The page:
In many cases (particularly with "modern" fridges that use one set of coils in the freezer and blow air around for the freezer & fridge, rather than having a set of coils in each space and no fans blowing air) the problem root cause is frost buildup in concealed air-duct spaces or ice actually blocking a fan from running.
While this may be from a failure in the defrost system, often it's just marginal design (the defrost system is not broken, but not completely effective as designed, so frost and ice gradually build up, and there's no "broken part you can replace" to magically cure the design error.)
Taking more care to seal up things in the fridge that will add humidity to the air that will freeze out on the coils can help. Replacing the door seals if the door seals leak can help reduce the inflow of humid air from outside.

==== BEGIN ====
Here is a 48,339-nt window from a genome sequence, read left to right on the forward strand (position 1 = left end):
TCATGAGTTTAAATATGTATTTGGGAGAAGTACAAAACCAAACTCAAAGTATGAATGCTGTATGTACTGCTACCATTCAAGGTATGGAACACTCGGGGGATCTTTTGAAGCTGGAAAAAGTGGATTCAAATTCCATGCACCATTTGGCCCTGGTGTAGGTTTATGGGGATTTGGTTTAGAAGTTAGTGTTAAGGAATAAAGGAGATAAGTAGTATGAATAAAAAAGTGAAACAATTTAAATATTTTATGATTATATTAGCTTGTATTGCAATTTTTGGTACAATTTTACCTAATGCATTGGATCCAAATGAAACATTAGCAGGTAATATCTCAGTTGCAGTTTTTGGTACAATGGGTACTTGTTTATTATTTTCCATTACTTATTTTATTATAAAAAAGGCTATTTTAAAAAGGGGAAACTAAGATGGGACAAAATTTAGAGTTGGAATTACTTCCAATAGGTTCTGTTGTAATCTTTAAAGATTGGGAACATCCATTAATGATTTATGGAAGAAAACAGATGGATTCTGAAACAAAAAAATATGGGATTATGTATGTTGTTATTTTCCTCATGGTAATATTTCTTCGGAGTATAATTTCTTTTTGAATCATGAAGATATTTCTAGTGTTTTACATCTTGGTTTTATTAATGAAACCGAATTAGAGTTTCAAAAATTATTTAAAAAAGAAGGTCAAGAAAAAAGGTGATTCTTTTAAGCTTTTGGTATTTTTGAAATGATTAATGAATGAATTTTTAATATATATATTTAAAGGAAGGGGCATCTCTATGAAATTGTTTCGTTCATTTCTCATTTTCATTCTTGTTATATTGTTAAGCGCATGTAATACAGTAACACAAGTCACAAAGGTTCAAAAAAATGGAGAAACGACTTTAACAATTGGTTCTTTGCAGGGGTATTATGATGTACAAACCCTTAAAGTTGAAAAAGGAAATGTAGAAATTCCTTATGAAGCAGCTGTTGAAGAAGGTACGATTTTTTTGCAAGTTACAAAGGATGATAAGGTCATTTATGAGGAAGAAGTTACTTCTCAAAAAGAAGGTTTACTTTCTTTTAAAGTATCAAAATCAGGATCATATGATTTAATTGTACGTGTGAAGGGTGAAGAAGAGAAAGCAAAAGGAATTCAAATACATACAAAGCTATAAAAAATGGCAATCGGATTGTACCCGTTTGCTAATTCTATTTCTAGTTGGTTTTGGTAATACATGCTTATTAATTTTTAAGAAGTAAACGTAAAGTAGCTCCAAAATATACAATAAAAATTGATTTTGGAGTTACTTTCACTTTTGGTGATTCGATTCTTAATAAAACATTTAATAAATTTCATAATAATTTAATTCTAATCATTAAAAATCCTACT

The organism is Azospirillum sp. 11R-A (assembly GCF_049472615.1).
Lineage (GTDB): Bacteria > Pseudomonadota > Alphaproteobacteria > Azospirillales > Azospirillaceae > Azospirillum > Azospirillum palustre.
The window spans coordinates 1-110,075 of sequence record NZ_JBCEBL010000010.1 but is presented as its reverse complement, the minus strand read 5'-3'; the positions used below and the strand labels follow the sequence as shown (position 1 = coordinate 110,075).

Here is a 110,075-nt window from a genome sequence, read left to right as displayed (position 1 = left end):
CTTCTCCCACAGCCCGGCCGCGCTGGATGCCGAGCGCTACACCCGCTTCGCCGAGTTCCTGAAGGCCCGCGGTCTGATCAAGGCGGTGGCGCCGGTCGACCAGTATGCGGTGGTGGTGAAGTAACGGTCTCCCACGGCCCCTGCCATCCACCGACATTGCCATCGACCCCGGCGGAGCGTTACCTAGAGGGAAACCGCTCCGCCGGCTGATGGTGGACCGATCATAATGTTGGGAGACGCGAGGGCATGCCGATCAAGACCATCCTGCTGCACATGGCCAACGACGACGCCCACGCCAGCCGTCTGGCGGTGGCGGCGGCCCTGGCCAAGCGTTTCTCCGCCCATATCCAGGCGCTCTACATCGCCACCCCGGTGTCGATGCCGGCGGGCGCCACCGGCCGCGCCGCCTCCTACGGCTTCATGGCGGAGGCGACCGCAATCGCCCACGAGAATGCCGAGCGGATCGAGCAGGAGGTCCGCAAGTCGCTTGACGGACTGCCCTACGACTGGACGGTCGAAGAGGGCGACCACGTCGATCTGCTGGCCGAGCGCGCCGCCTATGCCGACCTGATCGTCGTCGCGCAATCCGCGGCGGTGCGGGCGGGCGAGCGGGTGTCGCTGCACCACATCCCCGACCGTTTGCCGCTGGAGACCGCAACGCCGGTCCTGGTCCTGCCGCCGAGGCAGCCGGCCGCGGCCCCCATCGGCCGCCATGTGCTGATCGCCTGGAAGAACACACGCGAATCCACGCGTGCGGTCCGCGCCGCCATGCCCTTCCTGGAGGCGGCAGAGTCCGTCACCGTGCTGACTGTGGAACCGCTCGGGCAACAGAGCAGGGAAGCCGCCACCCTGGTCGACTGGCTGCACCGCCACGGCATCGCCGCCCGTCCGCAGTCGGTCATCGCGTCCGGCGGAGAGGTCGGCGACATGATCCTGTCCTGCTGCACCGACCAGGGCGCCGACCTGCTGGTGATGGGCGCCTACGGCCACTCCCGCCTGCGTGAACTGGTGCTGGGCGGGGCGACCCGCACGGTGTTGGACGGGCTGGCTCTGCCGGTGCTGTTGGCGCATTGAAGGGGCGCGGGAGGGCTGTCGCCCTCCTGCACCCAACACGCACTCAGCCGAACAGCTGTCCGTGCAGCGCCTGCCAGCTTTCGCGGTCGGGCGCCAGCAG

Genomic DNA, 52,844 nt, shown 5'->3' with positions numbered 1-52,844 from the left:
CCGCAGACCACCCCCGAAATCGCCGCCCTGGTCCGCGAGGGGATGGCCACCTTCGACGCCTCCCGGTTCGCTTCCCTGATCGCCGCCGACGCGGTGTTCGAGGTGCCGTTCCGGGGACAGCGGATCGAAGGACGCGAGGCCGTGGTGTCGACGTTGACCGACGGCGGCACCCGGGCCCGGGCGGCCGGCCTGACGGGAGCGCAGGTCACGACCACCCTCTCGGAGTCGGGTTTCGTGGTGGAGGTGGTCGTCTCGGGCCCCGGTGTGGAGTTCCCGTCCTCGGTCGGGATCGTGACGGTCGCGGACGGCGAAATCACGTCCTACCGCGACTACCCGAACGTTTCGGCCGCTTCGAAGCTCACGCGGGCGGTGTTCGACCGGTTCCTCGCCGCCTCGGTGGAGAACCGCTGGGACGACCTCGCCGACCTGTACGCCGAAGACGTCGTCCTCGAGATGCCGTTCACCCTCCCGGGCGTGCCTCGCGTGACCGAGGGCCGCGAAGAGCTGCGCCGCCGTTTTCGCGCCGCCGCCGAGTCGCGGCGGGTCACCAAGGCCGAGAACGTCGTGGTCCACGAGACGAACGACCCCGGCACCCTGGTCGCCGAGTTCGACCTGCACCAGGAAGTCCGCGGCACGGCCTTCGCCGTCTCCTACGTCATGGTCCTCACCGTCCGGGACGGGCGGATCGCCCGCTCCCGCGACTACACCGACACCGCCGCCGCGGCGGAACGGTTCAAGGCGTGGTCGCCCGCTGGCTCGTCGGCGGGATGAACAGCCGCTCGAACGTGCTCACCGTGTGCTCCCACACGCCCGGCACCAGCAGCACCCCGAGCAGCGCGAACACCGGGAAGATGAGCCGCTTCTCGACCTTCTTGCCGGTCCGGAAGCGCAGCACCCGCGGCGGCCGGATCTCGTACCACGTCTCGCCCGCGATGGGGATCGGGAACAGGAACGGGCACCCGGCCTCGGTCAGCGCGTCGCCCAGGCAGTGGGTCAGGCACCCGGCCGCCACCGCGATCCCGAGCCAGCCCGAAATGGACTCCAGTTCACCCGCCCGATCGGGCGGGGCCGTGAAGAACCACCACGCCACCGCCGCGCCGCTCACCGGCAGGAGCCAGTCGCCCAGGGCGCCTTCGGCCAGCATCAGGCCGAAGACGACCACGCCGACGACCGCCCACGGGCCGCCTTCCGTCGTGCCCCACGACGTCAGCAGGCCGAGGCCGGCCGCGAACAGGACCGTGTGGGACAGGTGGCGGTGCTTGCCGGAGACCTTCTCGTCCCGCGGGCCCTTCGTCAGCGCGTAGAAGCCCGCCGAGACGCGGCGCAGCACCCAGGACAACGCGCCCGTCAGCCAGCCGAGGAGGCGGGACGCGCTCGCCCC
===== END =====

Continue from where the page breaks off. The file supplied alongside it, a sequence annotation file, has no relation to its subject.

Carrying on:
If a door was left slightly open for a while, that can cause this all by itself, due to humid air entering, and may need nothing more than "be sure the doors are closed" to "fix" it long term.
I have had a fridge in a rental that I could not get the landlord to deal with, so I'd have to put everything in a cooler and remove the back panel of the freezer about once a month in summer to clear the ice buildup (it would cause fan noise when it was getting bad) with a blow dryer (don't use an ice pick or other hard tool - poking a hole in the refrigerant system is usually going to cause a repair so expensive you might as well just replace the whole fridge.) The defrost heater clearly operated, but ice built up beyond where it reached.
I've had far fewer frost problems with "old fashioned" manual defrost fridges, but those are difficult to find new, now-a-days.
Anyway, the day of not running allowed (at least some of) the ice to melt, clearing the path for cold air movement. Or at least that's the most common scenario I'm familiar with to cause this "fix" to work.